• http://?? Joe H.

        Try some vitamin E as well! It’s very god for your circulation and if you are diabetic it helps your body control your levels!!!

  • http://com i41

    Get your vacinations and stay out of high concentrations of people, don’t live in a city. Limit your interactions with people, bet you have more problems durning the colder months when air is dryer.

  • LeRoy Z.

    William, first of all, get a humidifier. I was diagnosed with COPD about two years ago and my humidifier runs 24/7. I have had no lung infections and only one incident[unexplained] of shortness of breath. Also, if you use a concentrator, [I use one at night now], never, ever use it without the water cup installed and operating properly. When I first started using the concentrator, I used it for a couple of nights without the water cup. When used this way, the air you breathe is too dry. I had a couple of pretty bad days coughing until my lungs got rehydrated. Also, keep in mind that cold air is usually dryer. I have to watch myself when I go outside in the winter time [we live near Buffalo, N.Y.] I get winded very quickly at this time of year. Advice about the broccolin will have to come from elsewhere, except I can say I just eat the regular frozen broccoli from the grocery store. I don’t know if it has made a difference or not as I have eaten it all my life. Anyway, I wish you all the best coping with your illness.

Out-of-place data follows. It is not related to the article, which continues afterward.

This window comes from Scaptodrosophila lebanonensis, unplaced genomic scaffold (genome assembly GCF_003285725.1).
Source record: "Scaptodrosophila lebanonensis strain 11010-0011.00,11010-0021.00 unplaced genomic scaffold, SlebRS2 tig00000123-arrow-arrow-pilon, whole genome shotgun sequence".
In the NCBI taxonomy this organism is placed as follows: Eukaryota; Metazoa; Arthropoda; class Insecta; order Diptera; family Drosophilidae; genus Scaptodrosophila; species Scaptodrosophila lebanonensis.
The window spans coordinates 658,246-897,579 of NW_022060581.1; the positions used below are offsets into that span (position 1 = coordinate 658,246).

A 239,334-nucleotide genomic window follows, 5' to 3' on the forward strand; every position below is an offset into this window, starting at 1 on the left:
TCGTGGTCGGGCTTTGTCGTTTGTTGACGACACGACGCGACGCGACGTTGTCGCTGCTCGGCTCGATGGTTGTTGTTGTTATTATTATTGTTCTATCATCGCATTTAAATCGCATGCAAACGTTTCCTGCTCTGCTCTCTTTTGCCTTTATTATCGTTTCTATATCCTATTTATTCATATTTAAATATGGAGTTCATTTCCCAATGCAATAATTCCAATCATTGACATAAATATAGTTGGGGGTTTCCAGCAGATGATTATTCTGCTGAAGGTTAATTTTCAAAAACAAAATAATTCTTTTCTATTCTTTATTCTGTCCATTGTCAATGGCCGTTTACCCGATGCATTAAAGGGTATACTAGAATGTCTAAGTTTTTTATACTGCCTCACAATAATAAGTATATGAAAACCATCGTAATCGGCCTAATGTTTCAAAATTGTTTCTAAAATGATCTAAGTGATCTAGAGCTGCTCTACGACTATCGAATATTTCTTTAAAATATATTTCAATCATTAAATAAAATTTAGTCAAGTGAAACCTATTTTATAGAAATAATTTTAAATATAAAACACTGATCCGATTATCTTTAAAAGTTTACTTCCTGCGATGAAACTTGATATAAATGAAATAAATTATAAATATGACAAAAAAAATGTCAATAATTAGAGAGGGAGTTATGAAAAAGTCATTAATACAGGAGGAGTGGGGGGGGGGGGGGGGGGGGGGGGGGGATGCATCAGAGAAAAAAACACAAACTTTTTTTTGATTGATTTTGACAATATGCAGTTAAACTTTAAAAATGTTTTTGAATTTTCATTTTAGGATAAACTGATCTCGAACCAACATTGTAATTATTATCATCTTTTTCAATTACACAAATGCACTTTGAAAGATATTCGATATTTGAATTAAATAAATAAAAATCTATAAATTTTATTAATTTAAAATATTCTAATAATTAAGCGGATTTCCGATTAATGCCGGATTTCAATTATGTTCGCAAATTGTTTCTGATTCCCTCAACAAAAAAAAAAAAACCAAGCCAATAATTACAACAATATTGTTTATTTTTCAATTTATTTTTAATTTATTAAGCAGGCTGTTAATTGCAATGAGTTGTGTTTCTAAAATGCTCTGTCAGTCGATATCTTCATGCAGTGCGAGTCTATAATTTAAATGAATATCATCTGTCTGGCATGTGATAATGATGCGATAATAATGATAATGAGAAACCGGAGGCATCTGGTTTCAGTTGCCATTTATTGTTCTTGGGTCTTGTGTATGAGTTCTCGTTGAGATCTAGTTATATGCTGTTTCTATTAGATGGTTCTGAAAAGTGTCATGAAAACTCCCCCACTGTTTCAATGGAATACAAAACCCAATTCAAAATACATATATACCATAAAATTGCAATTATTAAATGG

• Al Sieber

      I don’t live around people, and don’t believe in vaccinations, don’t trust them.

      • Al Sieber

        Also, Leroy, used to live in Rochester, N.Y., left there in 1969 after I got out of the service.

    • terri

      Thank you for your information.
      My question is regarding a concentrator you mentioned in your response to the person in Wisconsin.
      Thank you for your input,it is was very helpful to me

      • LeRoy Z.

        Terri, the concentrator I mentioned is oxygen tharapy. My blood oxygen level was dropping at night, so now I wear an oxygen tube at night and it is connected to the oxygen concentrator which runs all night. I don’t know why my levels would drop just at night and not during the daytime [I've got to get better about asking questions when I'm talking to the doctor.] The machine runs so quietly, you don’t even know it’s there. I also have an oxygen tank on hand for times when the lights go out. This equipment is supplied by an outfit calle ‘LinCare’, and is covered by insurance thank God. When we went on vacation recently, they supplied us with a smaller maching that would be easier to transport, but we couldn’t use it because it was not equipped with the water cup, so we just took the bigger machine and managed with it anyway. I hope this helps….if you still have questions, feel free to ask…I’ll answere as best I can. Take care. Sincerely, LeRoy Z.

  • FWO21

    Well, very interesting, but I have read that raw broccoli is not good for someone with hypothyroidism; at least, not till they get their Tsh hormone levels up. What is your opinion on this?